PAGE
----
Striated muscles are the biggest consumers of energy and largest producers of waste.
Life is not only related to the function of our bodies. We could not live solely in digesting, secreting, breathing, etc.
We run, we walk, we eat, we write, we build, etc ... Everything we do is expressed by our "Neuro-musculoskeletal. In 1959, Dr. BD Wyke, a great English neurologist, said: "It is through movement that man has developed a social life. His muscles are the instrument by which he communicates his thoughts and feelings to his neighbour.”
And he adds: "It is through the neuro-musculo-skeletal system that the brain expresses its activity and personality. The brain uses as tools striated muscles of millions of receivers equipped to understand and explore the world outside." For this reason, the great American physiologist, Dr. Irvin Korr, consider the skeleton, the muscles that move and the nerves that control them as: "the primary machinery of life" (Korr, 1970).
Primary must be taken in this context, the fundamental meaning. He calls the other systems: "the secondary machinery of life"-because their role is mainly to feed and serve the neuro-musculo-skeletal system allowing us to adapt to our environment and live normally.

In summery, osteopathy is a diagnostic and therapeutic system based on the quality of movement in the body, whose treatment is exclusively manual, considering the whole person in his or her environment.

It deals firstly some acute or chronic conditions of the neuro-musculo-skeletal, but also those of the individual state, situated between the normal and pathological states which we call "subnormal." In this it joins the concepts of "functional medicine, medicine field of Claude Bernard, and preventive medicine.


Osteopathy has evolved considerably since its founding by Dr. Still, in 1874. Although the basic concepts mentioned previously remain the foundation, the manipulative techniques of treatment have greatly evolved and have mostly been codified in a more rational fashion. On the other hand, new trends have emerged, including osteopathy craniosacral  developed by William Garner Sutherland, who was himself a student of Dr. Still early in the century.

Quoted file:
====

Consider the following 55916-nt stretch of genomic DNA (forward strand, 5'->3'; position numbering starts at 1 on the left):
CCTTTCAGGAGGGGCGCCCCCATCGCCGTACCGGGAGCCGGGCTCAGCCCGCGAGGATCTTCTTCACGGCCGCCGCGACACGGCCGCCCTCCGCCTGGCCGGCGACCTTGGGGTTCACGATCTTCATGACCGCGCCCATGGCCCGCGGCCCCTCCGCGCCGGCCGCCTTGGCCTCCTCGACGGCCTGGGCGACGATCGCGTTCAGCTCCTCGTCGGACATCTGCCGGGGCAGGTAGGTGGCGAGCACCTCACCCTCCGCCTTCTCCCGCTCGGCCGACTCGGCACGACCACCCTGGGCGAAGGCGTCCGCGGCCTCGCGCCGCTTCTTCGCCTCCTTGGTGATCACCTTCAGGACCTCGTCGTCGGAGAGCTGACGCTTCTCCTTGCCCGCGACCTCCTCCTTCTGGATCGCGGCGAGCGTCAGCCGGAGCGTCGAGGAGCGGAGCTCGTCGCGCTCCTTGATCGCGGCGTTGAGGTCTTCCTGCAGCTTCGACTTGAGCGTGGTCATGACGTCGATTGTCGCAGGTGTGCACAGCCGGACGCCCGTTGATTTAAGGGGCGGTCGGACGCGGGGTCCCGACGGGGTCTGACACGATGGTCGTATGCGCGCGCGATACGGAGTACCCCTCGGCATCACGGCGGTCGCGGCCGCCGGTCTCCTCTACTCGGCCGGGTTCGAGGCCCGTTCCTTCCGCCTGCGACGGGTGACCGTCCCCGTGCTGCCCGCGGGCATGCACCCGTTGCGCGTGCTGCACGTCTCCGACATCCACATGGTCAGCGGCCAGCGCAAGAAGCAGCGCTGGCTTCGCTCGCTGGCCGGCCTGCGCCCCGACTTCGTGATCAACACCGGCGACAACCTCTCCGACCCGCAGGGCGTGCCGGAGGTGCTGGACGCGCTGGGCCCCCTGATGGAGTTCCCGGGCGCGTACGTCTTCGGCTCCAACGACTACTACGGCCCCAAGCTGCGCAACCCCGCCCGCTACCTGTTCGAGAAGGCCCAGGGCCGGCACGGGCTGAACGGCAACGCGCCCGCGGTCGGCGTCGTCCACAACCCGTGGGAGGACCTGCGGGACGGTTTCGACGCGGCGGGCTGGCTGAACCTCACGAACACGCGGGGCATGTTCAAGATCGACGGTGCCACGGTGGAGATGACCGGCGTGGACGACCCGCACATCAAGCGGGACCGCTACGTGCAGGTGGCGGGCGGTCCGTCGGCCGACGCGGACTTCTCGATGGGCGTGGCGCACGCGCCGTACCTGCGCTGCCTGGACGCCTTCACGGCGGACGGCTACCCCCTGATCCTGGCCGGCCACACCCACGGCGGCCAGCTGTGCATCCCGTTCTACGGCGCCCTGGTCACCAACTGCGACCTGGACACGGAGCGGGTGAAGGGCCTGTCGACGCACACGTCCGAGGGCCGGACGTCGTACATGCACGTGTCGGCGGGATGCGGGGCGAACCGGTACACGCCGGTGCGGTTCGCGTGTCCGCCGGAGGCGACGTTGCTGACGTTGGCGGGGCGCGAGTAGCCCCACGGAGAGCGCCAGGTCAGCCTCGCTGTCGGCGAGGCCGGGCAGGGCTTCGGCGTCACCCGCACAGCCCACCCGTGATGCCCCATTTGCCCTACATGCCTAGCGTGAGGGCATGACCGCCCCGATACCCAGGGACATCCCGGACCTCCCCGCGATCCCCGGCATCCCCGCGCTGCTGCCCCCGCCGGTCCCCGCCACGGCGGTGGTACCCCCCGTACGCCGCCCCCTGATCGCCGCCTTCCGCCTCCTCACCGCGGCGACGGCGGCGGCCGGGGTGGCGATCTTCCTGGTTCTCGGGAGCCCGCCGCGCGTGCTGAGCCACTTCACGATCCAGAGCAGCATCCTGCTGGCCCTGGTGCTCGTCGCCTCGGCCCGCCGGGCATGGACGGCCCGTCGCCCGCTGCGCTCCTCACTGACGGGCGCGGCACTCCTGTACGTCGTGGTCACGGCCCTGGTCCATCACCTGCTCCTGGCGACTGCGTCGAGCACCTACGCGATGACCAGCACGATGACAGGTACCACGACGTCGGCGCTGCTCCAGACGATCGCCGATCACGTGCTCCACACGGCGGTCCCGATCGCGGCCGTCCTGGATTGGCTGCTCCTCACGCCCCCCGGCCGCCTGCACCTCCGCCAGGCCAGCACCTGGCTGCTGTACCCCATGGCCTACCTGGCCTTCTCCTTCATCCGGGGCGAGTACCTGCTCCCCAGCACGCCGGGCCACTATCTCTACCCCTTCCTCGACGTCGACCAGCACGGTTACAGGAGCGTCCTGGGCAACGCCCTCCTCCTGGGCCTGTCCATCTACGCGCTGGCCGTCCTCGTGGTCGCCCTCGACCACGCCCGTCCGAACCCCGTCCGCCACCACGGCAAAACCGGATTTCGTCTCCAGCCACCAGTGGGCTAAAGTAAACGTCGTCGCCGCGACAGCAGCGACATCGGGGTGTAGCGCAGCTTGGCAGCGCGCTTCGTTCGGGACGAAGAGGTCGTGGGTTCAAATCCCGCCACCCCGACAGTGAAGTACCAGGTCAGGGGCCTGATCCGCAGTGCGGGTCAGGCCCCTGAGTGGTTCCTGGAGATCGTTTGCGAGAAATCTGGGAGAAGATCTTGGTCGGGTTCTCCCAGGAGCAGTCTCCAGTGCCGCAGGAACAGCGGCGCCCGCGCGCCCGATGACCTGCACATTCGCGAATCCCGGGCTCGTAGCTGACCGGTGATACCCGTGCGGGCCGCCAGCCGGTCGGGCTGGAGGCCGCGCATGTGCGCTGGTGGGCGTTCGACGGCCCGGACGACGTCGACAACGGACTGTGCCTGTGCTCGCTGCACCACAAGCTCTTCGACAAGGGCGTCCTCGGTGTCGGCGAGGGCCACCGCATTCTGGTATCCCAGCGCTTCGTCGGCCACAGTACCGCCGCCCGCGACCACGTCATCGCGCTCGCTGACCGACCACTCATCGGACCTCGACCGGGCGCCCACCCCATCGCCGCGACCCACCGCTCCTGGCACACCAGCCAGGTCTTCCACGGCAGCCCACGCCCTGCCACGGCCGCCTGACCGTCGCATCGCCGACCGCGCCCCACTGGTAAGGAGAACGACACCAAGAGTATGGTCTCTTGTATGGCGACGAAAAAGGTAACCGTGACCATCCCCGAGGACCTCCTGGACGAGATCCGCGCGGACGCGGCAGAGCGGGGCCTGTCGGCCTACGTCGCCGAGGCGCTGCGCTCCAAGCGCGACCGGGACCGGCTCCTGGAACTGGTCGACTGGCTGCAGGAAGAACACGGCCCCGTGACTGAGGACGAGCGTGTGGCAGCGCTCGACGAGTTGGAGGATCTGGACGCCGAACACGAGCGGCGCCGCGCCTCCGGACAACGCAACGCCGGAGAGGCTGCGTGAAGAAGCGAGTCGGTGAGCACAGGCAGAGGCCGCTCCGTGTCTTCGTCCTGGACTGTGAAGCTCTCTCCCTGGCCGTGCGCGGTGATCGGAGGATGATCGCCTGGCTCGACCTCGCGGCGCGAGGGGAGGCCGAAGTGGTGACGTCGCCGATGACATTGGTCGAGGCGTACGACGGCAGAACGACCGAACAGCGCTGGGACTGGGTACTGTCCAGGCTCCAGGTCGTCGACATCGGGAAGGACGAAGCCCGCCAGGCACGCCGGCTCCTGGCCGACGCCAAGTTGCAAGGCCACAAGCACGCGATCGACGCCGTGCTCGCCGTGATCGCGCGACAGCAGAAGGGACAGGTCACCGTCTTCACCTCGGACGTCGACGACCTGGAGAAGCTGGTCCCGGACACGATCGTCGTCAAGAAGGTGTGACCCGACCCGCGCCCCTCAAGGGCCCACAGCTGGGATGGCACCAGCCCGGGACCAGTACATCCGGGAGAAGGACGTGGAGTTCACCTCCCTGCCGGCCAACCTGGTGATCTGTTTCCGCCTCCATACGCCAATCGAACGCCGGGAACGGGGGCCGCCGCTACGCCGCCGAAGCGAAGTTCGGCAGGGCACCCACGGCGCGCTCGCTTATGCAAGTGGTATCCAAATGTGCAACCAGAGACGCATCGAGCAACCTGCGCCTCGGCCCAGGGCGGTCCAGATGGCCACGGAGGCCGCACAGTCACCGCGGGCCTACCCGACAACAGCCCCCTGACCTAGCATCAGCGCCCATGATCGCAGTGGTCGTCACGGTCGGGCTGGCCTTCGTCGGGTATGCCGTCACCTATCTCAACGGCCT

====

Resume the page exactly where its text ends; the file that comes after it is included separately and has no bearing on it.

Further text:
Thus, osteopathy contemporary consists of three main lines and the rest can be complementary:

- Structural osteopathy;
- Osteopathy craniosacral;
- Visceral osteopathy.


a) Neurophysiological Theory.

Structural Osteopathy today is the continuation of osteopathy original performed by Dr. Still.

It seeks to manually process certain chronic or acute conditions in the neuro musculoskeletal system. We hear use sub-normal, the state located between the boundaries of normal and pathological boundaries.

We have seen, the neuro-musculo-skeletal for Dr. Irvin Korr: "the primary machinery of life". All other systems in its service.

The purpose of this system vary between moments. For example, when we sit and then suddenly we wake up and we run to take a bus. Our metabolism speeds up, the heart, lungs, muscles and glands increase their activity. All these changes are controlled at every turn by the autonomic system whose centers are located in the spinal cord, brainstem and brain. At different spinal segments, the fibres of this system emerge through foramina of the spine prior to distribution to various organs. On their way, they rub the different structures of the intervertebral joint (meninges, disc, capsule, ligaments, articular processes, costo-vertebral joints).